The show is centred around the TV quiz show Who Wants To Be A Millionaire. How are you with game shows like this and how far do you think you could get on the programme if you went on it?
Oh, goodness. No idea. I always thought my general knowledge wasn’t bad. However, as I discovered during the run in Chichester. I wouldn’t get very far compared to many of the very knowledgeable members of my cast mates. Clever buggers, all of them.
When the story first broke it was major headline news. What do you remember from that time?
To be honest I don’t remember a huge amount about it. I’d graduated not long before it happened and was too busy trying to earn my rent in London to be overly focused on it. I’d stopped watching it when I was at drama school in about 1999/2000. Then during the trial I was living in the states. So that kind of passed me by.
In your research for the play, have you had any contact with those directly involved in the scandal?
Yes we have met various people that feature in the play. That was fascinating, enlightening to say the least.
It has been almost 17 years since the scandal. Why do you think it is still capturing the public’s imagination?
Erm I don’t know. Various reasons I guess. People love/ hate a ‘cheat’. How did they do it etc? Did they do it?????? Also, the program was a huge success. I mean it’s coming back to our screens. It’s in a lot of people’s memory bank. There’s been documentary’s about it. And of course the book ‘Bad Show’ was published in 2015. Which is what James Graham’s brilliant play is based on.
Why is now the right time to re-examine the case?
Like I said the book Bad Show written by Bob Woffinden and James Plaskett was released only a few years back. Which re-examines the court case and evidence which led to their convictions. But on the wider scale, the play examines, truth, what is truth. The media, their role in all of our choices and perceptions. Justice and who judges us.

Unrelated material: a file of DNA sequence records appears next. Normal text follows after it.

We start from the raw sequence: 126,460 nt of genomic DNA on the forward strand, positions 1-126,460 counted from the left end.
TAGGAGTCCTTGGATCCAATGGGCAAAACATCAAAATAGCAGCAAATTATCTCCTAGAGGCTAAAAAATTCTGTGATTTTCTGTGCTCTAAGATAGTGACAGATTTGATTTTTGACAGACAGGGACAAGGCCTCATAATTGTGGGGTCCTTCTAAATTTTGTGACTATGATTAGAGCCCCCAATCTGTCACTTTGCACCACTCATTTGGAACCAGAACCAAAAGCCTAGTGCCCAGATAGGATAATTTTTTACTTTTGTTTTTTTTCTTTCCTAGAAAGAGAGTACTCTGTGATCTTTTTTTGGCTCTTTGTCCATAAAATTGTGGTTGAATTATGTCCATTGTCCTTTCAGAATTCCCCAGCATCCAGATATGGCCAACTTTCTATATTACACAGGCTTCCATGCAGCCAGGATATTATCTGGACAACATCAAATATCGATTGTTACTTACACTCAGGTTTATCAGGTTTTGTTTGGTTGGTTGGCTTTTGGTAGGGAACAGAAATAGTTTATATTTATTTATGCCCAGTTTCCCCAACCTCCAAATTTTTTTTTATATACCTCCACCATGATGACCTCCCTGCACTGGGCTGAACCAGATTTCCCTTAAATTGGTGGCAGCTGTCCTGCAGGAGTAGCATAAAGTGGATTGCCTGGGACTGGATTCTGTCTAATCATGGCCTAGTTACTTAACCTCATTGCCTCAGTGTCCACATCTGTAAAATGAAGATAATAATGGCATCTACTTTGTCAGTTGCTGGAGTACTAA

When playing a real person, as opposed to a character, do you approach the role differently?
Not really. The basic acting fundamentals don’t really change. I’ve done it a few times now. You can never really ‘be’ that person. All you can do is put yourself in their shoes. Of course you do the research, read, watch video tapes, listen to audio clips and stuff like that. However I think if you can bring an essence of that persons spirit, then hopefully that would be enough for the audience. Full on impersonations are never as truthful I find.
It is an unusual topic for a play. How have audiences responded to the show?
It’s been one of the most exciting productions I’ve ever been involved with. The audience are implicit in the production. They are an active jury on what they are being presented with. Whenever we’ve had a chance to chat with the audience, the response has always been very positive. They love to discuss the case. ‘Did they do it?’ ‘What do you think?’ They also seem constantly surprised by the play. Which I think is wonderful.
Charles Ingram is somewhat infamous. Do you think the play will alter the public’s perception of him?
That’s a really tough one to answer. Erm, probably. The Ingrams in particular have been through the mill, life has been bloody tough for them. It’s more about wether you believe they had a fair trial or not.
Interview by Harrison Fuller